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January 1974

Prostaglandins: Their Actions on the Gastrointestinal Tract

Author Affiliations


From the Department of Medicine, the Abraham Lincoln School of Medicine, University of Illinois College of Medicine, Chicago.

Arch Intern Med. 1974;133(1):112-118. doi:10.1001/archinte.1974.00320130114009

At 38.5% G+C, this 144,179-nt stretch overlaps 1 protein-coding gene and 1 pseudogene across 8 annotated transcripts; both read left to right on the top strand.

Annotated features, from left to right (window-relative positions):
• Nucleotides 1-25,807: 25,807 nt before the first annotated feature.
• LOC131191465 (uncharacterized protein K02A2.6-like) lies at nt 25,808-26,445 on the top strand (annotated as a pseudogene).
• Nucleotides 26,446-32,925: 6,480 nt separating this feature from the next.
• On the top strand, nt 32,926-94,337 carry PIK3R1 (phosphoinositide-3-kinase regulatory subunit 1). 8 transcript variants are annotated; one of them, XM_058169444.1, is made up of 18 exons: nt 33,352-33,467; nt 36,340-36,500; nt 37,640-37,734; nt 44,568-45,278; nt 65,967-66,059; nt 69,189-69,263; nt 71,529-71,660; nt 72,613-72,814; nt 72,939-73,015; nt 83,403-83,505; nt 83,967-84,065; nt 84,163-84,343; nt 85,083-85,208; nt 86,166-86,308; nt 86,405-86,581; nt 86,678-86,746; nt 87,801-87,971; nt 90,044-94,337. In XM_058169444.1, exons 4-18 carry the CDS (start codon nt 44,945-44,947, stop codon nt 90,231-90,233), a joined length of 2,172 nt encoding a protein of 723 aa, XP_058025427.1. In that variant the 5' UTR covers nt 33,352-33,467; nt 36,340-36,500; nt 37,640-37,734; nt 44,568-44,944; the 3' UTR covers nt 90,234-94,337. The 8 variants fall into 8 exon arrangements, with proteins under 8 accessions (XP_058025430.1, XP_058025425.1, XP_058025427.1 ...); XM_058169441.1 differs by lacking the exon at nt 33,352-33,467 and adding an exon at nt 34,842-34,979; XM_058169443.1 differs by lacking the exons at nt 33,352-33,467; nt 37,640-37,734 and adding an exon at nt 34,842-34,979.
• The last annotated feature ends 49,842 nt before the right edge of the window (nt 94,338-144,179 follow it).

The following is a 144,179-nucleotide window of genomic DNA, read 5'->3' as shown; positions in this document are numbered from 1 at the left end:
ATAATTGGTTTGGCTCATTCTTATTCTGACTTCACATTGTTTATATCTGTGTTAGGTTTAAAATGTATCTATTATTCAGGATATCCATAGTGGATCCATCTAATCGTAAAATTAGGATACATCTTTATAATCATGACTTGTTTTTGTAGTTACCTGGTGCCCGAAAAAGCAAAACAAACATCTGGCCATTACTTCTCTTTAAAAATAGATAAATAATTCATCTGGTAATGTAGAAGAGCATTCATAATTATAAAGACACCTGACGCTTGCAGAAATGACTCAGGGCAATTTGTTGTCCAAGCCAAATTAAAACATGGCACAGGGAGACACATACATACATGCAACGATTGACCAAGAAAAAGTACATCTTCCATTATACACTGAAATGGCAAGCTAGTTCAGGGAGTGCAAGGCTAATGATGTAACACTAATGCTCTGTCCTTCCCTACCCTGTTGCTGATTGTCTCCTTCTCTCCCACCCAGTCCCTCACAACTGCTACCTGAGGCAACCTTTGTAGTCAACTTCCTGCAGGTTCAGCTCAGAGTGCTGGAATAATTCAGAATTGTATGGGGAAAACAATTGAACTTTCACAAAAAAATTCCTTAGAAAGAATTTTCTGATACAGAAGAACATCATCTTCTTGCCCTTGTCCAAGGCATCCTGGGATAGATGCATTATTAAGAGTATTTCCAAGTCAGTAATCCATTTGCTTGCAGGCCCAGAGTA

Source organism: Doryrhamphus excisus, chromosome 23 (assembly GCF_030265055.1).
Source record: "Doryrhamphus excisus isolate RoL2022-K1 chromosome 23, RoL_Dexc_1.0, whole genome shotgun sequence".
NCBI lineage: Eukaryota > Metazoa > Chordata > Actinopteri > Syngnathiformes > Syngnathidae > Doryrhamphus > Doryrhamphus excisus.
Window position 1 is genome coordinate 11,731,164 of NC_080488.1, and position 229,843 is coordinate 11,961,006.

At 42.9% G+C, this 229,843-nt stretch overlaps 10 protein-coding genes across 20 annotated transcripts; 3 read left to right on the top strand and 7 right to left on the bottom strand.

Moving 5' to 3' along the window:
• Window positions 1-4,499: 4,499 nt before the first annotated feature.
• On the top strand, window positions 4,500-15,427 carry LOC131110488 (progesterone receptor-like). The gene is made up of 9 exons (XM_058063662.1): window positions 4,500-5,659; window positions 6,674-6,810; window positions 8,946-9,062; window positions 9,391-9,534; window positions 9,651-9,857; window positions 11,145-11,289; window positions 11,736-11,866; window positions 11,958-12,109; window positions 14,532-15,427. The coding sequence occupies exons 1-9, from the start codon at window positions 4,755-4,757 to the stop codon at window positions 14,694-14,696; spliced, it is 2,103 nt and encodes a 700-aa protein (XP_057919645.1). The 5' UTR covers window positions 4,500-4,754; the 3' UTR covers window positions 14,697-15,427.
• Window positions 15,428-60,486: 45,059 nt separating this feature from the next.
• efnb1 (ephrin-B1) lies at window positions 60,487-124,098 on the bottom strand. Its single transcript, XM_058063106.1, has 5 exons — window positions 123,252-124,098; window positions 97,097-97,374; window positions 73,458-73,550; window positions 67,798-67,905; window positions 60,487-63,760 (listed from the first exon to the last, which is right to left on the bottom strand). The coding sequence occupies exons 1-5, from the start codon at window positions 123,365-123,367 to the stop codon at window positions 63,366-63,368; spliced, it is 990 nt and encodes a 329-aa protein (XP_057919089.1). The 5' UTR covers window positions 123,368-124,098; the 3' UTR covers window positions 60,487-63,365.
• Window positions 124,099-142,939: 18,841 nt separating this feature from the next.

Prostaglandins both stimulate and inhibit intestinal motility, inhibit gastric acid secretion, and influence glucose and glycogen metabolism in the liver. Their mechanisms of action have not been clearly defined, although it appears certain that their effects are closely involved with the adenylate cyclase-cyclic adenosine monophosphate system. Neither has it been determined whether these compounds play a role in gastrointestinal physiology. There are studies, however, to indirectly support this hypothesis. Similarities exist between the effects of cholera toxin, other bacterial toxins, and prostaglandin on water and electrolyte movement in the small intestine. Prostaglandins may play a role in the pathogenesis of the diarrhea and shock associated with bacterial infections. Prostaglandin analogues that promise to provide an effective means of decreasing gastric acid secretion in man are now being tested.

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